Our community is seeing green this month as we gear up for St. Patrick’s Day celebrations throughout Long Island and the tri-state area. They say “everyone’s Irish on St. Patty’s Day,” which is a good thing, as there’s no shortage of parades and festivals celebrating Irish heritage. News 12 provides a guide to St. Patrick’s Day parades on Long Island, while Mommy Poppins has compiled a family-friendly list of events.
From cooking up some authentic Irish delicacies to wearing green and listening to classic or contemporary Irish music, there are plenty of ways to show your spirit. At the LPL, we have several upcoming programs for adults and children to celebrate the spirit of St. Patrick’s Day. Adults should contact our Circulation Department to inquire about tickets for the Boston Burglars, a lively musical act that will be performing Friday evening, March 15th. This Thursday, March 7th, Linda Reilly will be guiding registered crafters through creating a festive Irish wreath. We are also lucky to have author Tom Phelan join us on Monday, March 18th to discuss his memoir We Were Rich and We Didn’t Know It, which details his early years growing up on a small farm in Ireland. Guests can look forward to light refreshments during the presentation, and books will also be available for purchase and signing by the author.
Children in grades K through 2 will learn how to “catch a leprechaun” on Wednesday, March 13th, with online registration beginning Wednesday, March 6th. More information about these programs, as well as our other March and April events, can be found in our current newsletter.
USA Today offers a few other suggestions for St. Patrick’s Day activities that include reading literature from Irish writers, like James Joyce or Bram Stoker (I had no idea Dracula was written by an Irishman!), and watching films set in Ireland or that include Irish culture. The article suggests The Commitments, The Quiet Man, and The Wind that Shakes the Barley. As a die- hard fan of romcoms, I would also recommend P.S. I Love You, Leap Year, and Circle of Friends, both the movie and the book by Maeve Binchy. That last one is definitely more of a drama, but it does feature a great romance between Minnie Driver and Chris O’Donnell, who is trying his hardest to do a decent Irish accent (you can tell me if you think he pulls it off!). As a fan of truly great films, I would also beg you to borrow Brooklyn from the LPL if you haven’t seen it yet. The costumes, the lighting, and the incredible performances are just a few of the reasons why this is an amazing film that celebrates the power of the home we come from (in this case, Ireland) and the home we create for ourselves (Brooklyn, obviously). One of my favorite parts is the Christmas scene, during which a character in a soup kitchen sings a plaintive song in Gaelic. I have no idea what he’s saying, but I cry every time. If this sounds like a story that speaks to you, you should, of course, pick up a copy of Colm Toibin’s novel from which the film is based.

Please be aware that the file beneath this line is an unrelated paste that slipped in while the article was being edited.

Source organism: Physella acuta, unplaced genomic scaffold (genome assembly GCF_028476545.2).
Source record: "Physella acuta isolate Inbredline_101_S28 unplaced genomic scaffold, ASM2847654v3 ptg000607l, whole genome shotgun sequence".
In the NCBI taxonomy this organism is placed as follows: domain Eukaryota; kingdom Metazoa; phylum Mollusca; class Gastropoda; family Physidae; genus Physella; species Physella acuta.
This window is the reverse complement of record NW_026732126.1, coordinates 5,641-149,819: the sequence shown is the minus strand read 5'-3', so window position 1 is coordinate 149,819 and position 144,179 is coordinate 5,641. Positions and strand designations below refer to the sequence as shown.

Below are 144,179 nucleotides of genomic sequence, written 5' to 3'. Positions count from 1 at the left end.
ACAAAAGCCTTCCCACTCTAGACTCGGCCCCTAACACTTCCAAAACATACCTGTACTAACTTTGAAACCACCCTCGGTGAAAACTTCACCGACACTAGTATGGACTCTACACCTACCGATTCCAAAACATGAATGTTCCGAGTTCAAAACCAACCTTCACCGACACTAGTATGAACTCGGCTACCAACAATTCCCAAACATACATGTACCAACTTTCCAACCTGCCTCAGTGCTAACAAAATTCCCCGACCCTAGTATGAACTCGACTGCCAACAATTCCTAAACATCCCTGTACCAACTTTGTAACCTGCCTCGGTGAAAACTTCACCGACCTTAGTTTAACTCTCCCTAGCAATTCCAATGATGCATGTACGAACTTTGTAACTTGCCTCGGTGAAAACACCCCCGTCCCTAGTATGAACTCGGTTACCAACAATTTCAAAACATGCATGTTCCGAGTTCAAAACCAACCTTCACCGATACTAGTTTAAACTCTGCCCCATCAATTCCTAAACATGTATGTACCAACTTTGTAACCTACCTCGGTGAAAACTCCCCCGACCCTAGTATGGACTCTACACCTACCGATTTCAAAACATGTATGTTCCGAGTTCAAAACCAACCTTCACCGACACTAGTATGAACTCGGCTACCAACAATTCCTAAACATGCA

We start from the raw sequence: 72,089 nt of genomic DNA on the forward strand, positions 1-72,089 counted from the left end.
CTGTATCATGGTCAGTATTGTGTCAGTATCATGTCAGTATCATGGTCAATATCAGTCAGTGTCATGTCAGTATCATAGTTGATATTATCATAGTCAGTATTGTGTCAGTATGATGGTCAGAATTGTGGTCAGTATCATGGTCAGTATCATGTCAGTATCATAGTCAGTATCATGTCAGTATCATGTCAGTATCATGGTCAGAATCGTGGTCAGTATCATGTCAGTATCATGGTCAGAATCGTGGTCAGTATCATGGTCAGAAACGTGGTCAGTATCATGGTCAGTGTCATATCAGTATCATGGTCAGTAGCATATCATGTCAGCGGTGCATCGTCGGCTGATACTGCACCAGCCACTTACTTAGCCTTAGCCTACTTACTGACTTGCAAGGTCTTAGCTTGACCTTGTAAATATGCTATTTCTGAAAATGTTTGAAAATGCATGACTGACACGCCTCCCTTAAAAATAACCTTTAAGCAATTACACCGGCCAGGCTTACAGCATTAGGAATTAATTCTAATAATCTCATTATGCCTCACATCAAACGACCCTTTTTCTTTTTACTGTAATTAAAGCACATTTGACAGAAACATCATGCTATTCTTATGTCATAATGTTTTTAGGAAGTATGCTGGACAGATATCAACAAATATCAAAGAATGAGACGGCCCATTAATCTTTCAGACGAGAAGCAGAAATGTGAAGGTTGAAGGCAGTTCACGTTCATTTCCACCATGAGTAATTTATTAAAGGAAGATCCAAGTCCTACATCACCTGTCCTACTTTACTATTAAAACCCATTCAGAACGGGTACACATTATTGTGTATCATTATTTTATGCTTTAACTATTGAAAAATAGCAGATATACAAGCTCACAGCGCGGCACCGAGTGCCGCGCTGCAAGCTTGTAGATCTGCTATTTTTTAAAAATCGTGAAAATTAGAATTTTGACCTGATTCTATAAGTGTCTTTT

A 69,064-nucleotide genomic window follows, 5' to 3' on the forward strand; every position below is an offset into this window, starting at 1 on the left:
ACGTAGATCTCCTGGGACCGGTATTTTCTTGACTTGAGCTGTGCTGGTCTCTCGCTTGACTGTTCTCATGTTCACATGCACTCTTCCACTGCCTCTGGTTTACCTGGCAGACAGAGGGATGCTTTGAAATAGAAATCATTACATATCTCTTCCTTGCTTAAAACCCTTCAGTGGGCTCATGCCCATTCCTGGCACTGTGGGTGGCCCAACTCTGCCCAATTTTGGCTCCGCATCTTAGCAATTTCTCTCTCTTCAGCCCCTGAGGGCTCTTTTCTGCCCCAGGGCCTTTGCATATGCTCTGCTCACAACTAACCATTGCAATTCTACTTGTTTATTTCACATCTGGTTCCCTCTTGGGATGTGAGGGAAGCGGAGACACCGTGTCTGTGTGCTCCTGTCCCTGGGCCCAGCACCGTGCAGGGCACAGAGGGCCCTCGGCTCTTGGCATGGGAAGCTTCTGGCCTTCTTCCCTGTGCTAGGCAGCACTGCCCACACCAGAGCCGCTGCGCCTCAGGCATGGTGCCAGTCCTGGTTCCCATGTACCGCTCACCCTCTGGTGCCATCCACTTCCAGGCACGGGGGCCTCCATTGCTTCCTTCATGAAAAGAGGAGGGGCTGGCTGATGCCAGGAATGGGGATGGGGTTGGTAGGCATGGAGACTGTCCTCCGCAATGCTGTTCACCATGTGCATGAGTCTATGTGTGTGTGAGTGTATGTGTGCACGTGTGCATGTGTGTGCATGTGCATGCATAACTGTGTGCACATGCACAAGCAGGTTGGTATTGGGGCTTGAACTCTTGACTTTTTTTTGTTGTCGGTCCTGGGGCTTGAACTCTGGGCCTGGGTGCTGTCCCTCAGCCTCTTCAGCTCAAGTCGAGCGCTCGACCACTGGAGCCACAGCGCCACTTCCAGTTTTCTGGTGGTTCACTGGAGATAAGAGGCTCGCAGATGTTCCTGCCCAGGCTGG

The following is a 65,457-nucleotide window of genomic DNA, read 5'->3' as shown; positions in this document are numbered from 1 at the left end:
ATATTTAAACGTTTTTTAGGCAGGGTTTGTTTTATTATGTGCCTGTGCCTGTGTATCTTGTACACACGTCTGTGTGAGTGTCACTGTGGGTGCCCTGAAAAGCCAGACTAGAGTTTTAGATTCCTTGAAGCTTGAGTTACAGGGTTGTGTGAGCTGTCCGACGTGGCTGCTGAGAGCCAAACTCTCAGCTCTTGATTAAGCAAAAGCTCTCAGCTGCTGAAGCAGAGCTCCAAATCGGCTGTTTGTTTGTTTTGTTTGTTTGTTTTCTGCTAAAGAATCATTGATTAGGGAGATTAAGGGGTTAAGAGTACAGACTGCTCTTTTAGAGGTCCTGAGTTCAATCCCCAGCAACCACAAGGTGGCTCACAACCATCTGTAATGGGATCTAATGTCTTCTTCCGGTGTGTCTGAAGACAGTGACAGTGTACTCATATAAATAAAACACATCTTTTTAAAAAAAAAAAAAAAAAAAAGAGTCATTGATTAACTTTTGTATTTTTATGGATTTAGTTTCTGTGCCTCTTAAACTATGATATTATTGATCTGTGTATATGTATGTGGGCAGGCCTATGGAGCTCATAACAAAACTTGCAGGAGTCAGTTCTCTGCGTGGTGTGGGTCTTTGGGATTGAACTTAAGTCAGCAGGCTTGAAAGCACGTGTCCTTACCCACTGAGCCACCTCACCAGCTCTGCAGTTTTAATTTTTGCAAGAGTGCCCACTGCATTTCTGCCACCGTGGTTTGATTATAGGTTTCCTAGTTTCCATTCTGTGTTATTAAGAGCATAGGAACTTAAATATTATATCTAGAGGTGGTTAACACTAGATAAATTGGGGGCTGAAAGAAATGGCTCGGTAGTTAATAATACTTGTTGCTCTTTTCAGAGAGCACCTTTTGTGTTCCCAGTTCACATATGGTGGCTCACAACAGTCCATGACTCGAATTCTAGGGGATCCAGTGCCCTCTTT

Speaking of literature, let’s also not forget the rich tradition of Irish poets. My favorite course in graduate school was Northern Irish Poetry, where I was introduced to Seamus Heaney, Eavan Boland, Maebh McGuckian, Paul Muldoon (see my previous post, Awkwardly Meeting Authors to read about my experience meeting Paul Muldoon), and more. Given the country’s turbulent past and long history, you can imagine the depth that comes from these poets. Give it try, especially since National Poetry month is coming up in April.
I think most of us could use a little brushing up on our world history, and the History Channel provides some succinct background on St. Patrick’s Day and the Irish in America, as does Britannica. For more information about Ireland, Irish heritage, and St. Patrick’s Day, including everything from picture book stories to adult novels and informational texts, search our catalog or speak to one of our librarians.
Happy St. Patrick’s Day!
“May good luck be with you wherever you go, and your blessings outnumber the shamrocks that grow.”